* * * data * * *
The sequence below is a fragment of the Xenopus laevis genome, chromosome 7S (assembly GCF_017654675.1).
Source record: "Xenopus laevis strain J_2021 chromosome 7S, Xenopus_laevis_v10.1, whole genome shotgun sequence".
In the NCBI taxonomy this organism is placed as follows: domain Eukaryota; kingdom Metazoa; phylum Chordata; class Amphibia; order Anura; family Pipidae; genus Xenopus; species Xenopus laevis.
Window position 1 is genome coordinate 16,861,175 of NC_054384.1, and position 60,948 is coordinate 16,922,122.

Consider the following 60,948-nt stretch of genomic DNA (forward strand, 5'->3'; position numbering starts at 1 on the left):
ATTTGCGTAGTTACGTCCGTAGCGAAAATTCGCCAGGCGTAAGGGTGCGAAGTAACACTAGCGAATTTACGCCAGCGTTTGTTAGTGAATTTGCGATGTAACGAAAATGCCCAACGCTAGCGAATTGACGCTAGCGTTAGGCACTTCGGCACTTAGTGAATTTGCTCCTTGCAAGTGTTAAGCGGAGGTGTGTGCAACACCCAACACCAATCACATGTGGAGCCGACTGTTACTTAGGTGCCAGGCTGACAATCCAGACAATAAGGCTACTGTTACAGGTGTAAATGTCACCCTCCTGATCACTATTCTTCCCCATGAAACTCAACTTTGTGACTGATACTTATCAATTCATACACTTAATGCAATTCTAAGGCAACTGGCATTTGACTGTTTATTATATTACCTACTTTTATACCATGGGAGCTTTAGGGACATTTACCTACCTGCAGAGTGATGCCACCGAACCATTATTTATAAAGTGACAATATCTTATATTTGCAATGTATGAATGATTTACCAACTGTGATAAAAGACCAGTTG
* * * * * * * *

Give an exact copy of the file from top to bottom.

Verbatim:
The sequence below is a fragment of the Xenopus laevis genome, chromosome 7S (assembly GCF_017654675.1).
Source record: "Xenopus laevis strain J_2021 chromosome 7S, Xenopus_laevis_v10.1, whole genome shotgun sequence".
In the NCBI taxonomy this organism is placed as follows: domain Eukaryota; kingdom Metazoa; phylum Chordata; class Amphibia; order Anura; family Pipidae; genus Xenopus; species Xenopus laevis.
Window position 1 is genome coordinate 16,861,175 of NC_054384.1, and position 60,948 is coordinate 16,922,122.

Consider the following 60,948-nt stretch of genomic DNA (forward strand, 5'->3'; position numbering starts at 1 on the left):
ATTTGCGTAGTTACGTCCGTAGCGAAAATTCGCCAGGCGTAAGGGTGCGAAGTAACACTAGCGAATTTACGCCAGCGTTTGTTAGTGAATTTGCGATGTAACGAAAATGCCCAACGCTAGCGAATTGACGCTAGCGTTAGGCACTTCGGCACTTAGTGAATTTGCTCCTTGCAAGTGTTAAGCGGAGGTGTGTGCAACACCCAACACCAATCACATGTGGAGCCGACTGTTACTTAGGTGCCAGGCTGACAATCCAGACAATAAGGCTACTGTTACAGGTGTAAATGTCACCCTCCTGATCACTATTCTTCCCCATGAAACTCAACTTTGTGACTGATACTTATCAATTCATACACTTAATGCAATTCTAAGGCAACTGGCATTTGACTGTTTATTATATTACCTACTTTTATACCATGGGAGCTTTAGGGACATTTACCTACCTGCAGAGTGATGCCACCGAACCATTATTTATAAAGTGACAATATCTTATATTTGCAATGTATGAATGATTTACCAACTGTGATAAAAGACCAGTTG